Technically, there is no such thing as a Type 3 Wanderer player... when I talk of this, I mean 'a player whose preferred play style tends towards the Type 3 Wanderer archetype'. That said, I was delighted to read the following on Kim's blog (quoted from The Joy of SSX):
We talked, once, about why [SSX] was the only game she liked. I can't remember verbatim what it was she said, but I absolutely remember the gist. It was this:
That she never died. No matter what happened, she always got to the bottom of the hill. It didn't matter if she came in last, or didn't win a medal; the fact that she could always 'complete' the level meant that the game didn't make her feel 'bad'. She didn't feel she'd failed.
This is a great snapshot of the motivations for a player who would comfortably fit into the C3 (Casual-Type 3) subcluster of the DGD1 audience model. Dying or failing is discouraging for such a player - and games which expect the player to fail are generally not enjoyed. Since so much of the games market is focussed on games that produce "Hard Fun", and since fiero practically requires repeated failing (to demonstrate that there is adversity which has been overcome), most games manage to alienate this potentially significant market.
One for paula, my flatmate, whose relationship with SSX is an interesting one. It's the only game she'll play. Don't ask me why. Not even Zelda appealed! Weird!
I'd like to point out that it's not that SSX is especially well designed for Type 3 play - it's just that snowboard games in general do not exert punishing failure conditions - one can feel a certain sense of reward simply for reaching the bottom of the slope. This is in part due to the fact that the game delivers mimicry and ilinx (vertigo) in its play, and so can be enjoyed for more than just agon (competition).
I have to say, personally, I like the mimicry and ilinx of 1080 Avalanche considerably more - for a start, it has squirrels! And as anyone who knows me will attest, I'm obsessed with squirrels. Here's a picture of a squirrel perched on my knee eating peanuts to underline that point:
Yes, it has nothing to do with the post. That's how sciuraphillic I am. Check out the synopsis of my second novel if you need more evidence. Anyway, back on topic...
Kim's post goes on to talk about her own play needs:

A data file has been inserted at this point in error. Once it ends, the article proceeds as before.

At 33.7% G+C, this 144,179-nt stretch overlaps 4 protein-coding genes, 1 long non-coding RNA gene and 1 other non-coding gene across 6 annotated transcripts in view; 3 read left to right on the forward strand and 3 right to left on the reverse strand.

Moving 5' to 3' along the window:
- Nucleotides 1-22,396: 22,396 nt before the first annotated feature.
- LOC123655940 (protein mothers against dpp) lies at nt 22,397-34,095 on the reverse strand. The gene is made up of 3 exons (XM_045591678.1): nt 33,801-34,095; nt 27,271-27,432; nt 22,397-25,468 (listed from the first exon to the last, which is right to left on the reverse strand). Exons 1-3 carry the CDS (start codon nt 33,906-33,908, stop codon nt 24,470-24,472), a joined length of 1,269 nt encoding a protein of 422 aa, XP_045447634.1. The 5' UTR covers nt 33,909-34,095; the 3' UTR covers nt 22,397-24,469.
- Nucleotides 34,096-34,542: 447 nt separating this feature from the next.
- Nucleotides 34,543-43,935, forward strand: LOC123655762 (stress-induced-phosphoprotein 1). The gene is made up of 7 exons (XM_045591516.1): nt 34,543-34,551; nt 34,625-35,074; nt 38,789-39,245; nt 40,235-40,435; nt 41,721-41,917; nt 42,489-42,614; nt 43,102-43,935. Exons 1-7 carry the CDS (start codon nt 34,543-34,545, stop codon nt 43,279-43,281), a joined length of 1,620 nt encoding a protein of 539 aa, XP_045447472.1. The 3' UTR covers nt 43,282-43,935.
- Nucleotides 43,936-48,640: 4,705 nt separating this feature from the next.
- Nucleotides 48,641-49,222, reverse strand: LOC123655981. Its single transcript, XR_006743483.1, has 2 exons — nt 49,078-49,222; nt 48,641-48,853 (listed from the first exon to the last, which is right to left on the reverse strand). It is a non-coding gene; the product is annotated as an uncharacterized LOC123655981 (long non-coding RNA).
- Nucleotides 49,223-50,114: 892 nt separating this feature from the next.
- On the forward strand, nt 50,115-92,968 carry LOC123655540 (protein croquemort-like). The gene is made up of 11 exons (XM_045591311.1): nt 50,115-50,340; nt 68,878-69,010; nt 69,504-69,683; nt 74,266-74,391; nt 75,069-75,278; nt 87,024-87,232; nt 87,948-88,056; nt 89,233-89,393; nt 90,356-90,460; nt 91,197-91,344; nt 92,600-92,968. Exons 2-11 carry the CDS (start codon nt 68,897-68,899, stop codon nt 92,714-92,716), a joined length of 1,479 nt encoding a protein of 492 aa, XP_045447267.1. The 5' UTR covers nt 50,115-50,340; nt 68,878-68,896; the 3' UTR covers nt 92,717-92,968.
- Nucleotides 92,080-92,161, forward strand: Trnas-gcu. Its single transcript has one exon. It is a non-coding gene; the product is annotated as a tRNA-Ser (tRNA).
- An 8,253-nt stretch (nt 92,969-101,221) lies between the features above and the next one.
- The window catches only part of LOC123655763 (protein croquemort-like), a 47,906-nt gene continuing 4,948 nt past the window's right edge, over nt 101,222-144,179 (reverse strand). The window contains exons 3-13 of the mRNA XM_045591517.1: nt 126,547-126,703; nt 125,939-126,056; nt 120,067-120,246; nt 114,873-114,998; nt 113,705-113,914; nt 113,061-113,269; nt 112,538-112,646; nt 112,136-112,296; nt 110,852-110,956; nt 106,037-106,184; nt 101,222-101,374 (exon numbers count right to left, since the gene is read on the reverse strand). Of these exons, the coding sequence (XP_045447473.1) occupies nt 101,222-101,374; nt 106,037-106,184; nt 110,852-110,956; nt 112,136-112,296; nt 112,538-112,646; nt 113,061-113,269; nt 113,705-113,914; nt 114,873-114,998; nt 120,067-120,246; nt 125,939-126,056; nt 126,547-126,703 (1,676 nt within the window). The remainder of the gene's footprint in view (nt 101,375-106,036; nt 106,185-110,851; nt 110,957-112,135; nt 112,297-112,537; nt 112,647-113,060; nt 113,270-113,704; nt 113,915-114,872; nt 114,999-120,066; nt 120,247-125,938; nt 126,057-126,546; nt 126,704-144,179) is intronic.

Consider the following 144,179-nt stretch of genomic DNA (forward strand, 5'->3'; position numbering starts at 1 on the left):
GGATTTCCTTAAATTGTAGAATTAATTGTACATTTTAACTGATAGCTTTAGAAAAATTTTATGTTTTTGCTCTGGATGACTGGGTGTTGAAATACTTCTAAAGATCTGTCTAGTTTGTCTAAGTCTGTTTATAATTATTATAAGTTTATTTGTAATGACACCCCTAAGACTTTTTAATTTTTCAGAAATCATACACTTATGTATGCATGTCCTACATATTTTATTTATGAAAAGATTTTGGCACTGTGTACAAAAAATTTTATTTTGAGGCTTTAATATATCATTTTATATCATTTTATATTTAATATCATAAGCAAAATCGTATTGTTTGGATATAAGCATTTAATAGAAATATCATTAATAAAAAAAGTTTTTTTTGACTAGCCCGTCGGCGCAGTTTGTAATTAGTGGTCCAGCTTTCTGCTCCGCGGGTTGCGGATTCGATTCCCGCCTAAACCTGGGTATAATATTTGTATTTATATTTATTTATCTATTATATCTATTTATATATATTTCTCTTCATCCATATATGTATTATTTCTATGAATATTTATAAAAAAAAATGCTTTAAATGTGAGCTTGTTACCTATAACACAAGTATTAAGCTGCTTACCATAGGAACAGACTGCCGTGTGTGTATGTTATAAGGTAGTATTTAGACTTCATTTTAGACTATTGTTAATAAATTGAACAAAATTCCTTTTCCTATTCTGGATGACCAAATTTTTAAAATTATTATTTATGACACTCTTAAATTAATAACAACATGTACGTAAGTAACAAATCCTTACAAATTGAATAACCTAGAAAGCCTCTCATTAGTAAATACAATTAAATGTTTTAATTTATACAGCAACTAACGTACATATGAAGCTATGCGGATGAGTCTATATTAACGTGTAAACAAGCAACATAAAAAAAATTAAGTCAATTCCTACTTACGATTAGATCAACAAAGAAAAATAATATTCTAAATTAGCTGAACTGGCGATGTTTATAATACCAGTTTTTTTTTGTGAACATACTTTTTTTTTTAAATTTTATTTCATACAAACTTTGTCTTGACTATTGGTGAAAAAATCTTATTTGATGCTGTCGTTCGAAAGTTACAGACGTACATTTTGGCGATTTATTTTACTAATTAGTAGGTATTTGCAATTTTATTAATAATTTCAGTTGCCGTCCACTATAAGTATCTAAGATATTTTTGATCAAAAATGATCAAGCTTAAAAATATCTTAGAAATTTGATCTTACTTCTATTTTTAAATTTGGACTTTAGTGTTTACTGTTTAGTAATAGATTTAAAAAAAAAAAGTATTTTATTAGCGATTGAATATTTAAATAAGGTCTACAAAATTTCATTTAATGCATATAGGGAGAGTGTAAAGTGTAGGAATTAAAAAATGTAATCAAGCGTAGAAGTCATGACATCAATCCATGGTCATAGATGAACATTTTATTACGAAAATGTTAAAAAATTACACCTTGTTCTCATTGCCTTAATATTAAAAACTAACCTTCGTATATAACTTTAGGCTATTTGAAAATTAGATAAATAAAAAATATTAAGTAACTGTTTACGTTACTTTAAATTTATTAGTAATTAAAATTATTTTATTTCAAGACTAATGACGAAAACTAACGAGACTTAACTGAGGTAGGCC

[I] always play games on the easiest setting, and am a sucker for cheats; I lose interest as soon as the time required to build up skill to play the game is greater than the (usually very tiny) amount of time I'm prepared to invest in playing. The number of games that are compelling enough to be more fun than work when getting over the difficulty-spikes approaches zero for me; of the 40 or so games stacked up in my living room, I've completed... two? Three? Certainly less than 10%, probably closer to 1% of all of the games I've played in my time.
This is another great general description of the Type 3 play style. We associate this play style with practically a zero tolerance for excessive challenge. Agon and fiero (which the games industry is addicted to) are largely irrelevant - mimicry and paidia (spontaneous, unstructured play) are considerably more important. We say that the Type 3 Wanderer archetype is more associated with 'toyplay' than 'gameplay'.
It's an extension of playing styles, I think. I'd question if the kind of person who tends to develop games is likely to be the kind of person who temperamentally prefers a certain playing style that is at odds with the casual gamer.
There's a certain guilty pleasure here in that Kim was in the lecture that Ernest and I gave last year at GDCE, and so is aware of the concept of play styles. And she's right - we have found that game designers and programmers tend to prefer the Type 1 Conqueror and Type 2 Manager play styles, and so unsuprisingly the industry tends to support these styles of play far more readily than any other.
It's not just the game industry's obsession with adolescent male wish fullfillment fantasies and oversized novelty breasts which is blocking expansion to a wider audience... we need to learn about the play needs we aren't satisfying, and then find ways to make games which meet those needs.